Thursday, October 22, 2009

Crossing the line

As most satire sites know, the more offensive an article, the better. But it's not enough to simply offend: in order to raise your writing above the semi-literate, orthographically-challenged raging rants that are endemic to the internet, a modicum of sophistication is required, both in technique and choice of target. This doesn't mean that every article needs to cite Wittgenstein; I've written at least a couple of articles about muppets, if I recall correctly. But you do need to watch what you're doing.

So when the Reed College humor publication Pamphlette wrote a fake news story about nearby rival campus Lewis and Clark gassing all the Jews it's not surprising that the backlash was both swift and strong (although, to Reed's credit, it didn't censor the paper despite severely criticizing it). You'd expect anyone using the Holocaust as inspiration for satire to come under the gun. And indeed, the students apologized, but to no avail.

But the real reason the article was so hotly protested was - and this is an important point - someone had been drawing swastikas on the wall at Lewis and Clark not long before. In other words, there was an actual issue of anti-semitism (however minor) on the target campus (although the Pamphlette writers claimed not to be aware of this). Reed is now catching heat both for fostering anti-semitism and for not censoring the article in question.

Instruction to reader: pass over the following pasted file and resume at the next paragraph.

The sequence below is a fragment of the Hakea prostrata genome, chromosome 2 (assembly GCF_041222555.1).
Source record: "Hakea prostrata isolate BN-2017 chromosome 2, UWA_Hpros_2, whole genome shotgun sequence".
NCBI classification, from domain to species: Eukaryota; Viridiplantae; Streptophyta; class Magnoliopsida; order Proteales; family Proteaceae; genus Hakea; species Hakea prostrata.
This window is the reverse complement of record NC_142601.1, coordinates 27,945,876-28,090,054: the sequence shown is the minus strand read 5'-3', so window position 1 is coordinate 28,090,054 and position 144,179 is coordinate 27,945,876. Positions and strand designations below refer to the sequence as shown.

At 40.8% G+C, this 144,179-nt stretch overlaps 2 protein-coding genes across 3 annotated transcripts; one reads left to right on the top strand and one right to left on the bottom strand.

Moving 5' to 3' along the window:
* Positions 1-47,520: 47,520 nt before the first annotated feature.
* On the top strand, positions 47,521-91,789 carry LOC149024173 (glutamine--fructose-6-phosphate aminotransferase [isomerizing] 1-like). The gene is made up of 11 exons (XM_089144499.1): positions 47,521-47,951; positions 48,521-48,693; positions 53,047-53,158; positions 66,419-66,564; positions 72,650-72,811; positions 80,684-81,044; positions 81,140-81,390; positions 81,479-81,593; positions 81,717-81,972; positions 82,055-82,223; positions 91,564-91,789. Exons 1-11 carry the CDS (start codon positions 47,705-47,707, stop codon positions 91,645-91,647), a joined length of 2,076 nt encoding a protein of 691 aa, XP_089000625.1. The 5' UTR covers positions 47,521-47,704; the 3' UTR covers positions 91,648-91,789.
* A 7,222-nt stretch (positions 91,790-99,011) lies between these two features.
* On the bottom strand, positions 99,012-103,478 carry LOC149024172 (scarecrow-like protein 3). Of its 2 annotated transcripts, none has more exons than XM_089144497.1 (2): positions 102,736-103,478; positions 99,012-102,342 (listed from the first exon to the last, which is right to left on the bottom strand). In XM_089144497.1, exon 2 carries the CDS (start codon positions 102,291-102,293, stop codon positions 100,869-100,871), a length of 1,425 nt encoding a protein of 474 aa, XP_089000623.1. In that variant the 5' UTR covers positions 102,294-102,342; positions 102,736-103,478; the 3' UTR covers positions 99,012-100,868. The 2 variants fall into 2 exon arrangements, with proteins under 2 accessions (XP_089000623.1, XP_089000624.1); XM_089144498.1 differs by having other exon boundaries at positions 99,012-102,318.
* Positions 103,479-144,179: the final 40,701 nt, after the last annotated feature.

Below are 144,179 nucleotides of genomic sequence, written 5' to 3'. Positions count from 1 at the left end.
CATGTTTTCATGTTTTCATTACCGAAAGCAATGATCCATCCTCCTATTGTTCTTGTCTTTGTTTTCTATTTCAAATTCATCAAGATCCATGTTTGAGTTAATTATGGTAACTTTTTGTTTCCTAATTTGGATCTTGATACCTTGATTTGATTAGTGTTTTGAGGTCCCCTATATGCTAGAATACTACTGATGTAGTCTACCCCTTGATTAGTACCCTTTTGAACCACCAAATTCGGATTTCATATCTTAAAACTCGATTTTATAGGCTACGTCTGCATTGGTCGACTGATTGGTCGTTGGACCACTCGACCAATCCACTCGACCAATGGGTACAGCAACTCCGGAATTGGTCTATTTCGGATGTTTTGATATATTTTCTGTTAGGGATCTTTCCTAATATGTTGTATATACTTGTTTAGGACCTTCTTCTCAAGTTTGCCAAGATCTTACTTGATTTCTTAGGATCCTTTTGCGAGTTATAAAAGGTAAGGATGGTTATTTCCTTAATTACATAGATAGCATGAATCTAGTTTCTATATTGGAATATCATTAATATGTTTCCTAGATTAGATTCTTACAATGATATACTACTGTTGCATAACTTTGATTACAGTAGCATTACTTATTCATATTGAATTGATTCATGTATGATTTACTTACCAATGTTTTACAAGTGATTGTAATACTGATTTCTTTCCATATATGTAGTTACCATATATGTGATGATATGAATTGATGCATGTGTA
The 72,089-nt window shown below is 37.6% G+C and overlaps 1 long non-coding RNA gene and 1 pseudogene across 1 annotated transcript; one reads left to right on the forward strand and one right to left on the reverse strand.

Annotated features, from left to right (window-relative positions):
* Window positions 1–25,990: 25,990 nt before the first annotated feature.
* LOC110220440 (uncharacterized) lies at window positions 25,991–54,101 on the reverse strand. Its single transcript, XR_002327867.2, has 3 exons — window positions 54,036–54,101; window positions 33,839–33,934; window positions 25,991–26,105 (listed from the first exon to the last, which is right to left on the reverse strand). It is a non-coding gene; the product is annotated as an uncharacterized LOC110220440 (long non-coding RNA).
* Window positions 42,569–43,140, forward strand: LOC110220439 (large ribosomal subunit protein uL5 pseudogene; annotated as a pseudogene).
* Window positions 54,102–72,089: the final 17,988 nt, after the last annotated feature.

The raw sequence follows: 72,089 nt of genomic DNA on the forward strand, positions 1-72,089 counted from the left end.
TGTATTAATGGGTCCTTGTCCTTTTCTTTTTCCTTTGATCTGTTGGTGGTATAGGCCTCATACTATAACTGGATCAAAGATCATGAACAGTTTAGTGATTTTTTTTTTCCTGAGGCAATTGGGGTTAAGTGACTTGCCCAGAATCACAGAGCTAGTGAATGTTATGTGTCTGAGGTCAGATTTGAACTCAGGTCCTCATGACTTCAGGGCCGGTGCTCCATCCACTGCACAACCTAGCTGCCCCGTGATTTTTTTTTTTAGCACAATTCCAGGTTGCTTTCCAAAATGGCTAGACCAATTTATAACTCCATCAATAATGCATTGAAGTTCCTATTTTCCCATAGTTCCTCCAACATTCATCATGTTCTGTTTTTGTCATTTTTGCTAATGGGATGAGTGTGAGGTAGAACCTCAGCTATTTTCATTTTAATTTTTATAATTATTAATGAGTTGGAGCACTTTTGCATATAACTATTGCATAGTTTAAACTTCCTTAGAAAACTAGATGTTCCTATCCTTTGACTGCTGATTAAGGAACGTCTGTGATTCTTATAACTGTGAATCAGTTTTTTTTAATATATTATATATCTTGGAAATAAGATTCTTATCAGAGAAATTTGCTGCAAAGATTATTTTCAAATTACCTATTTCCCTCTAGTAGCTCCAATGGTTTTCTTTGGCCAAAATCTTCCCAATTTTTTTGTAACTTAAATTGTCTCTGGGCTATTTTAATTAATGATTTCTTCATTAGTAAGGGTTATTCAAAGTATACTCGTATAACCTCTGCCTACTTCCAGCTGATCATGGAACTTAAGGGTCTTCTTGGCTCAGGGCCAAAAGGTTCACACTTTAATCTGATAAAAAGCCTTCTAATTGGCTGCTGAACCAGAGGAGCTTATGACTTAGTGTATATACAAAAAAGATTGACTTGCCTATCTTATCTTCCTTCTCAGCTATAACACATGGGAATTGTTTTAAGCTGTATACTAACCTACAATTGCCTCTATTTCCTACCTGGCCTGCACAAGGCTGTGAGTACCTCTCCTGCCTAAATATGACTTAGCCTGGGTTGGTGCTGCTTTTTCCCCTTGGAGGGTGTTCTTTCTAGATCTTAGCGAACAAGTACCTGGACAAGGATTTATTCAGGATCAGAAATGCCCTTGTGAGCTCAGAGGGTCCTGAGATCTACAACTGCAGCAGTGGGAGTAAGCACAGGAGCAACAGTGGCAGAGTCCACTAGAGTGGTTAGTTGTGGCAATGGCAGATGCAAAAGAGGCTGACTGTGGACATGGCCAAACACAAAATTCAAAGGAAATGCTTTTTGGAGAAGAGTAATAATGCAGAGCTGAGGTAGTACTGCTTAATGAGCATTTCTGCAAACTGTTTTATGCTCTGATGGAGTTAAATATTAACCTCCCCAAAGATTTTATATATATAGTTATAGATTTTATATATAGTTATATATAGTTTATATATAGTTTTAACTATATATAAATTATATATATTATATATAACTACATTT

The thing to remember is, although nowadays satire is often confused with simple humor, it's actually a potent form of social commentary that can be very dangerous. They're just words, but as more than one writer has found out, words can be real weapons. We're privileged to enjoy a great deal of free speech. But as with anything dangerous, handle with care.

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